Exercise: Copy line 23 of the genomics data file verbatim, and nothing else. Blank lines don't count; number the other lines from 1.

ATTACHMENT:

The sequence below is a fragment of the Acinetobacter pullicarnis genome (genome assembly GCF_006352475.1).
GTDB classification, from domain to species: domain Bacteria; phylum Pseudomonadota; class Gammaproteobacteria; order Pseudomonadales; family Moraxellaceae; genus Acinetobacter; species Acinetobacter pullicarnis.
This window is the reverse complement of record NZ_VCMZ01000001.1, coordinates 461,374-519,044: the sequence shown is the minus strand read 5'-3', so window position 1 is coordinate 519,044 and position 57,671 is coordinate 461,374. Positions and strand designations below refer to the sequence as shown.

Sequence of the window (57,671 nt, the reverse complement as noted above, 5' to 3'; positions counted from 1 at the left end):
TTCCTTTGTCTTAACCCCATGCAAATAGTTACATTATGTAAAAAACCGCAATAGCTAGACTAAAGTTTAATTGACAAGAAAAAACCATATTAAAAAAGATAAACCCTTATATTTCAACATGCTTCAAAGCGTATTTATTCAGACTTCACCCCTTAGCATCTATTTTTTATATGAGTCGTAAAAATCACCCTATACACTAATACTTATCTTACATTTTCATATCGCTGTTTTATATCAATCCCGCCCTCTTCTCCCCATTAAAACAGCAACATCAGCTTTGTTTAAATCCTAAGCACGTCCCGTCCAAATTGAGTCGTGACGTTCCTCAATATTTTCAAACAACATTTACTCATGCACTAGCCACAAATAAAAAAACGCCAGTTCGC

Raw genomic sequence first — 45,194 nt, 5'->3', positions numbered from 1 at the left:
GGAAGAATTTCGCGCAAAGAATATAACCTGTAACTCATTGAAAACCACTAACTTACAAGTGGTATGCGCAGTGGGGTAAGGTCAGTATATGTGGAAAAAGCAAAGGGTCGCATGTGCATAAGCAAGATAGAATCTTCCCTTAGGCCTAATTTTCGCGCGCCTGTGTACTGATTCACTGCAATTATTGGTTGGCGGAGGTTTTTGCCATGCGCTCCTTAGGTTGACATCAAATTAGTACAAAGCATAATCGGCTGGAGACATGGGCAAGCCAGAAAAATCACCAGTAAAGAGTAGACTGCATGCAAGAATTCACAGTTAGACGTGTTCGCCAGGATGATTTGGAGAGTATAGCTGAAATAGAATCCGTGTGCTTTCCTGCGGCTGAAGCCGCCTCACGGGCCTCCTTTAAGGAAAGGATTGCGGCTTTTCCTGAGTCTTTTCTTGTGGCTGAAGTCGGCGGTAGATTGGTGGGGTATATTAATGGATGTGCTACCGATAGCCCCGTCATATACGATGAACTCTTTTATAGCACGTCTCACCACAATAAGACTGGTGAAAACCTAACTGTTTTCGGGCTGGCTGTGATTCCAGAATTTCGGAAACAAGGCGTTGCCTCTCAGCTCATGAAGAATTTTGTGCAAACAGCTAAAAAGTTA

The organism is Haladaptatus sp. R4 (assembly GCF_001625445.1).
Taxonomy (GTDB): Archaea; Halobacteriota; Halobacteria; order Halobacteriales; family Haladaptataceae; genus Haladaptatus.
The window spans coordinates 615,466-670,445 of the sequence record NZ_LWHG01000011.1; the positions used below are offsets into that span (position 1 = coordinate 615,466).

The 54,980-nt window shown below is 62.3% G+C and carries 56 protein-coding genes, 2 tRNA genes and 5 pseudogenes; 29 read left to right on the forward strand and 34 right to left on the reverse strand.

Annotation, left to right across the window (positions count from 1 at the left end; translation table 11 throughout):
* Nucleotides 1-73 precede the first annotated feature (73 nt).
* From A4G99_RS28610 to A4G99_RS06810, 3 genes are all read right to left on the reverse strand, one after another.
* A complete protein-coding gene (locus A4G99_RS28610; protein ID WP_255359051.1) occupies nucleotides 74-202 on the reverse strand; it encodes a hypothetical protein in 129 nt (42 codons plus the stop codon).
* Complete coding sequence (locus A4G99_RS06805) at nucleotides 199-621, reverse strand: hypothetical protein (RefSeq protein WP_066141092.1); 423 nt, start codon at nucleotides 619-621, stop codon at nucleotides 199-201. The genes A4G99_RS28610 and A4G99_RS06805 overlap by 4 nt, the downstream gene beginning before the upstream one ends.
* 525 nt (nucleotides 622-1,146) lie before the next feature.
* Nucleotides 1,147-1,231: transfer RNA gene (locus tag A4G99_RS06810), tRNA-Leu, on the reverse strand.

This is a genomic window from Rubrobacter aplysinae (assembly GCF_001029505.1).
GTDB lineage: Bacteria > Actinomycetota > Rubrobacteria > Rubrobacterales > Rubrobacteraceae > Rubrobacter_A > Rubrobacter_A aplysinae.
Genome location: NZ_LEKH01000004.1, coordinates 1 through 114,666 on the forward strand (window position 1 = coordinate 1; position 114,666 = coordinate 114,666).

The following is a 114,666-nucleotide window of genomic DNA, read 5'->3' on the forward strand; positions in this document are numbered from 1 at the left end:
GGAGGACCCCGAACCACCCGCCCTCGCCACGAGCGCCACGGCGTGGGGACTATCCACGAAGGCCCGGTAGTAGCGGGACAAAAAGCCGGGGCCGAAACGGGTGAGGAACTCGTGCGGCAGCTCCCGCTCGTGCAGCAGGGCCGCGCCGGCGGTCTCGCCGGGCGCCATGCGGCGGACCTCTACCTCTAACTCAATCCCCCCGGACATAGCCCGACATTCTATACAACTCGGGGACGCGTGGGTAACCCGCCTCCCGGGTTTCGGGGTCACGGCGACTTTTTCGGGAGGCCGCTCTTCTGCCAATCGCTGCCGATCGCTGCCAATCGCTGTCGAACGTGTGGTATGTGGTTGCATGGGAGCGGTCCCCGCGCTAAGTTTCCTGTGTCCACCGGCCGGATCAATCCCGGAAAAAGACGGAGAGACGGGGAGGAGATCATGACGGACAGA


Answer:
GGAGGACCCCGAACCACCCGCCCTCGCCACGAGCGCCACGGCGTGGGGACTATCCACGAAGGCCCGGTAGTAGCGGGACAAAAAGCCGGGGCCGAAACGGGTGAGGAACTCGTGCGGCAGCTCCCGCTCGTGCAGCAGGGCCGCGCCGGCGGTCTCGCCGGGCGCCATGCGGCGGACCTCTACCTCTAACTCAATCCCCCCGGACATAGCCCGACATTCTATACAACTCGGGGACGCGTGGGTAACCCGCCTCCCGGGTTTCGGGGTCACGGCGACTTTTTCGGGAGGCCGCTCTTCTGCCAATCGCTGCCGATCGCTGCCAATCGCTGTCGAACGTGTGGTATGTGGTTGCATGGGAGCGGTCCCCGCGCTAAGTTTCCTGTGTCCACCGGCCGGATCAATCCCGGAAAAAGACGGAGAGACGGGGAGGAGATCATGACGGACAGA